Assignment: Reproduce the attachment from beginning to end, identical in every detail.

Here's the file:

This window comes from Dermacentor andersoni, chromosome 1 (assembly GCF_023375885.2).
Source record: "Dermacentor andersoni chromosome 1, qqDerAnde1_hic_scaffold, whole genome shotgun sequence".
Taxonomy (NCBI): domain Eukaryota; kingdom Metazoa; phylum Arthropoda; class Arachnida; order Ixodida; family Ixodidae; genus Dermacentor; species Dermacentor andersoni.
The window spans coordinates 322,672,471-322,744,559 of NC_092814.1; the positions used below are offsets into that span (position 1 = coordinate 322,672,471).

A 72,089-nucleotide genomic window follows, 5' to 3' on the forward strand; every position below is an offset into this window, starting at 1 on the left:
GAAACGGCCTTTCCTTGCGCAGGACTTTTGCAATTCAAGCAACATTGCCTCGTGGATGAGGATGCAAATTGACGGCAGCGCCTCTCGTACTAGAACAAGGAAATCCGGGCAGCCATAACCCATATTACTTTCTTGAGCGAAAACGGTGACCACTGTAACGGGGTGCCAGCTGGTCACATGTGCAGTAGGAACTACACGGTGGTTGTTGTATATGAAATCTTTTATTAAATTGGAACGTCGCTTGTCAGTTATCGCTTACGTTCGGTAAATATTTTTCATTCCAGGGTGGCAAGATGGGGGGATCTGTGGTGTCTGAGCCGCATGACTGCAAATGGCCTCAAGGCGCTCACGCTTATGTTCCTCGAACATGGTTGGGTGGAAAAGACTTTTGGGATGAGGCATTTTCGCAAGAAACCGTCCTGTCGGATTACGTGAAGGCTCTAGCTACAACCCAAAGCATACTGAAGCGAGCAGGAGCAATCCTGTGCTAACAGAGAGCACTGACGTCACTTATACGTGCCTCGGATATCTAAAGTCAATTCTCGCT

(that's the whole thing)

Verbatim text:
This window comes from Dermacentor andersoni, chromosome 1 (assembly GCF_023375885.2).
Source record: "Dermacentor andersoni chromosome 1, qqDerAnde1_hic_scaffold, whole genome shotgun sequence".
Taxonomy (NCBI): domain Eukaryota; kingdom Metazoa; phylum Arthropoda; class Arachnida; order Ixodida; family Ixodidae; genus Dermacentor; species Dermacentor andersoni.
The window spans coordinates 322,672,471-322,744,559 of NC_092814.1; the positions used below are offsets into that span (position 1 = coordinate 322,672,471).

A 72,089-nucleotide genomic window follows, 5' to 3' on the forward strand; every position below is an offset into this window, starting at 1 on the left:
GAAACGGCCTTTCCTTGCGCAGGACTTTTGCAATTCAAGCAACATTGCCTCGTGGATGAGGATGCAAATTGACGGCAGCGCCTCTCGTACTAGAACAAGGAAATCCGGGCAGCCATAACCCATATTACTTTCTTGAGCGAAAACGGTGACCACTGTAACGGGGTGCCAGCTGGTCACATGTGCAGTAGGAACTACACGGTGGTTGTTGTATATGAAATCTTTTATTAAATTGGAACGTCGCTTGTCAGTTATCGCTTACGTTCGGTAAATATTTTTCATTCCAGGGTGGCAAGATGGGGGGATCTGTGGTGTCTGAGCCGCATGACTGCAAATGGCCTCAAGGCGCTCACGCTTATGTTCCTCGAACATGGTTGGGTGGAAAAGACTTTTGGGATGAGGCATTTTCGCAAGAAACCGTCCTGTCGGATTACGTGAAGGCTCTAGCTACAACCCAAAGCATACTGAAGCGAGCAGGAGCAATCCTGTGCTAACAGAGAGCACTGACGTCACTTATACGTGCCTCGGATATCTAAAGTCAATTCTCGCT